Overtime pay is to be included in the calculation of a worker’s holiday

Posted by Amanda Okill

Senior Associate

On 4th November 2014 the Employment Appeal Tribunal (EAT) handed down a landmark decision in the case of Bear Scotland v Fulton and conjoined cases.

The ruling alters the way in which holiday pay should be calculated for some workers by confirming that non-guaranteed overtime should, along with a worker’s normal remuneration, be taken into account.

The decision will impact numerous businesses across the UK and the government is concerned by its possible implications. Business Secretary Vince Cable announced that he is setting up a new taskforce to ‘assess’ the impact of the ruling.

However, what needs to be appreciated is that the case is not about voluntary overtime. In each of the appeals, the workers were required to work overtime, although it was not guaranteed by the employer.

Until very recently, the UK’s position on the subject has been to restrict a worker’s holiday pay to their basic earnings only.  Any overtime was to be ignored unless it was both’ guaranteed’ and ‘compulsory’, as illustrated in the Court of Appeal’s ruling in Bamsey & ors v Albion Engineering & Manufacturing plc [2004]. Mr Bamsey had a contract requiring him to work 39 hours a week. Very often, at the request of his employer, he worked overtime. The hours were compulsory but not guaranteed and according to the Court of Appeal, the employer was correct in its calculation of holiday pay based on a 39 hour week.

This position has recently been challenged in both our national courts and in the European Court of Justice with reference to the European Working Time Directive (2003/88/EC). The Working Time Directive requires payment of “normal remuneration” during holiday.

Until the decision of Bear Scotland was released , the most widely reported and controversial ruling on the subject by UK courts was that of Neal v Freightliner (ET/2012). Mr Neal’s contract provided for a 35 hour working week. In practice, he often worked overtime, sometimes up to 12 hours a day. His employer referenced his holiday pay to the usual working hours of 35 per week. Mr Neal argued that this approach did not result in a payment of “normal pay” as required by the Working Time Directive. He argued that holiday pay should reflect his actual hours of work. The Employment Tribunal agreed with Mr Neal. The case was listed for an appeal at the end of July 2014 but settled prior to the hearing.  Given that this was a first instance decision, it did not set a definitive ruling on the subject which could bind higher courts. Nonetheless employers feared that it was indicative of a direction soon to be followed. This has proved to some extent correct.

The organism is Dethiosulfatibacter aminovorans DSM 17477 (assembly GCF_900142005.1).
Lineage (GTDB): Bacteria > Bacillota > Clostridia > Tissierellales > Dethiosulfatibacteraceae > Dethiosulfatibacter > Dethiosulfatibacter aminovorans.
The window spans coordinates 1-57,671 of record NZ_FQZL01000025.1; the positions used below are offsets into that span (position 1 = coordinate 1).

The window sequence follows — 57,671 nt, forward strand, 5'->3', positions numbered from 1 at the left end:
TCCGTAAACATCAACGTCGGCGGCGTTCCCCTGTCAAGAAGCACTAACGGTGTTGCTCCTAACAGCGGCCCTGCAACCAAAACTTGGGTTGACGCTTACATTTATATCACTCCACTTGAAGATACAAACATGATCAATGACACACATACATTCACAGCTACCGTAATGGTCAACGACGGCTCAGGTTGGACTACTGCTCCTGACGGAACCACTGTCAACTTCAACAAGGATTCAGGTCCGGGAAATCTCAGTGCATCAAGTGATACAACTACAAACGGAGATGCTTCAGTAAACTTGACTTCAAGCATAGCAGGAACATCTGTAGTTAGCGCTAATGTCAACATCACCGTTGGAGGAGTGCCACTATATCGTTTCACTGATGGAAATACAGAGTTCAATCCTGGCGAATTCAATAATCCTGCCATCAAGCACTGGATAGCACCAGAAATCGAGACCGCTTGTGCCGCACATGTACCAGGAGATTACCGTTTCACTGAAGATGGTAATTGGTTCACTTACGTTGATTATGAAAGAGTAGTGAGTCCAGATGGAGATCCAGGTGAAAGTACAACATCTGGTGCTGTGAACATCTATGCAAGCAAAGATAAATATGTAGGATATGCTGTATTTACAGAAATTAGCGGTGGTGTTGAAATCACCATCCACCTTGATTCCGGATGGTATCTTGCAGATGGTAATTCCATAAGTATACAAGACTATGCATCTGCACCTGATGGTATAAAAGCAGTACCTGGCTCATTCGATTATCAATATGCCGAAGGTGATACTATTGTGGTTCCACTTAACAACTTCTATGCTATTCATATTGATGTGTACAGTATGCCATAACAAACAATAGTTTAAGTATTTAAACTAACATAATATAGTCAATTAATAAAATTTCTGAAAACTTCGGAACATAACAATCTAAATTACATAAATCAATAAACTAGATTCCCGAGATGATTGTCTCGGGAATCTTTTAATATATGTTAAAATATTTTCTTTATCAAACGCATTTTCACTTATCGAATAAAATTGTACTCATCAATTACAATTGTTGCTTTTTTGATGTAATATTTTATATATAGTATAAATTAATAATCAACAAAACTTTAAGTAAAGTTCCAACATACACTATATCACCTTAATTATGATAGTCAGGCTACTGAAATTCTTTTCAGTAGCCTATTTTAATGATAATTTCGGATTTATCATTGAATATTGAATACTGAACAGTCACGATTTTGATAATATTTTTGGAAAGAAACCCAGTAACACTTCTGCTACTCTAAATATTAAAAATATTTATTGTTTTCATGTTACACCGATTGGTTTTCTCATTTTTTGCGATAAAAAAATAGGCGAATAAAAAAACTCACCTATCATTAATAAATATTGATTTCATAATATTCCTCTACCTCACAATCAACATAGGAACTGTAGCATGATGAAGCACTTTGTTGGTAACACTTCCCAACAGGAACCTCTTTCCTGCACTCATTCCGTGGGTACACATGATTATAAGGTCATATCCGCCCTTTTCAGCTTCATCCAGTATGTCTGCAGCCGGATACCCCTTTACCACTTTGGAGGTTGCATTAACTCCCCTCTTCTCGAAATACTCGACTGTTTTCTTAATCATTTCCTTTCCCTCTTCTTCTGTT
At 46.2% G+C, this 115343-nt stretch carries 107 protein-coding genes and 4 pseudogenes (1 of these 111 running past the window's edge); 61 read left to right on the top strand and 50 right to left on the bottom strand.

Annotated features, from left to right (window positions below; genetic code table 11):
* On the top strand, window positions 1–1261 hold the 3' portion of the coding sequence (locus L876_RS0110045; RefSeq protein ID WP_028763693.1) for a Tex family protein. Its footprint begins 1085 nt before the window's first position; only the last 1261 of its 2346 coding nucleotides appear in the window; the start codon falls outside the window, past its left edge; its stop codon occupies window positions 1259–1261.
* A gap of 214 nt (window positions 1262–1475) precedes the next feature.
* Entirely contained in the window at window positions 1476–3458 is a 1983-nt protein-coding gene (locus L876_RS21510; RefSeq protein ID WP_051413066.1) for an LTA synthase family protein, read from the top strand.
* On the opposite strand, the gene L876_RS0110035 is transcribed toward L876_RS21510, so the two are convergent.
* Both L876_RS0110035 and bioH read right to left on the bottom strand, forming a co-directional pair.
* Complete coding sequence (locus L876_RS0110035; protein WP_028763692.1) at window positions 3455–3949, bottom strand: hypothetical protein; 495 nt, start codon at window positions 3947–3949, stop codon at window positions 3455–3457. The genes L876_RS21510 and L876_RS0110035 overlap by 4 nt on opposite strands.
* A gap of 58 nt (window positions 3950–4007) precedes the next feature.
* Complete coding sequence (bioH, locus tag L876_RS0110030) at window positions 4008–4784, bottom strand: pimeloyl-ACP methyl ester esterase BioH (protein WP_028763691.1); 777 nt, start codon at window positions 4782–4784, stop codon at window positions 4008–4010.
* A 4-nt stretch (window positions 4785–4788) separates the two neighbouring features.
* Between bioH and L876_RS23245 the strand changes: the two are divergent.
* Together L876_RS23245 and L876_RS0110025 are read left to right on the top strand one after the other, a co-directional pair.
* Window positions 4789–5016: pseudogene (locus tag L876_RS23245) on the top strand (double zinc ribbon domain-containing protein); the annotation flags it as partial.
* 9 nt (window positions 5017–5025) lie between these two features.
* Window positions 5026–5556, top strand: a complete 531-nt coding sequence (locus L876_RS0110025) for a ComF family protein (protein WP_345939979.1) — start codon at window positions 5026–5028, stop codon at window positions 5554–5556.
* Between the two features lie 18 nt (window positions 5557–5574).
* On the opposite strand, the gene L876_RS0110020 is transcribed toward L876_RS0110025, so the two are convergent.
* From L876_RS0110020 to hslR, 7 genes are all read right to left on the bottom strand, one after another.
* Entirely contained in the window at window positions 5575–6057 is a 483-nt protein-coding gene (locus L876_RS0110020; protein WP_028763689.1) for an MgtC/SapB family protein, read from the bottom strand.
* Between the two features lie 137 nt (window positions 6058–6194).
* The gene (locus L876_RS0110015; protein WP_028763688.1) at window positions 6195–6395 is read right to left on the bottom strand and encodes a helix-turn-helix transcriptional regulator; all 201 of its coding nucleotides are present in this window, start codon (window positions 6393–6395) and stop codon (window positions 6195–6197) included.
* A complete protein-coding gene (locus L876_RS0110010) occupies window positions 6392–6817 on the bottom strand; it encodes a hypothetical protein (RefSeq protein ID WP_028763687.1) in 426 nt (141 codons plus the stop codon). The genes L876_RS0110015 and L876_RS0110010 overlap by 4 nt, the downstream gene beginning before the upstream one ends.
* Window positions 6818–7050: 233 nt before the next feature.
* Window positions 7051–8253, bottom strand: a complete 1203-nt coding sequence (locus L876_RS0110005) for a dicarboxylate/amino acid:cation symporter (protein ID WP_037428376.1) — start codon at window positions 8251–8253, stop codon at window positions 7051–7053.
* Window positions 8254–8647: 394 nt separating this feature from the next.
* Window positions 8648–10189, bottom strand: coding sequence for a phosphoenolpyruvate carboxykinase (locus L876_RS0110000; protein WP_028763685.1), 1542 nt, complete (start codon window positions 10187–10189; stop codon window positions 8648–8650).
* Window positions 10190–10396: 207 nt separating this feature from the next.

The main points in relation to overtime as set out in the EAT’s ruling in the case of Bear Scotland can be summarised as follows:

  1. Non-guaranteed but compulsory overtime should be taken into account in the calculation of holiday pay.
  2. This calculation applies only to the basic four weeks’ leave guaranteed under the Working Time Directive, not the additional 1.6 weeks under the UK Working Time Regulations;
  3. Claims for arrears of holiday pay will be out of time if there has been a break of at least three months between successive underpayments.

Employers will naturally be worried about this ruling, particularly in industries which rely on overtime.  There are practical considerations on which we will need further guidance. However, employers will need to change the way in which holiday pay is calculated to include compulsory overtime worked by their staff.

Once they have recalculated the holiday pay due and rectified any recent payment errors in the past three months, the workers, if they accept this payment, will be prevented from back claiming for deductions which precede this.

Furthermore, where there is a series of deductions stretching back several years, any gap of at least three months between two deductions  will have the effect of breaking the chain, thus restricting a workers’ ability to bring valuable, longstanding claims for underpaid holiday.

 

 

 


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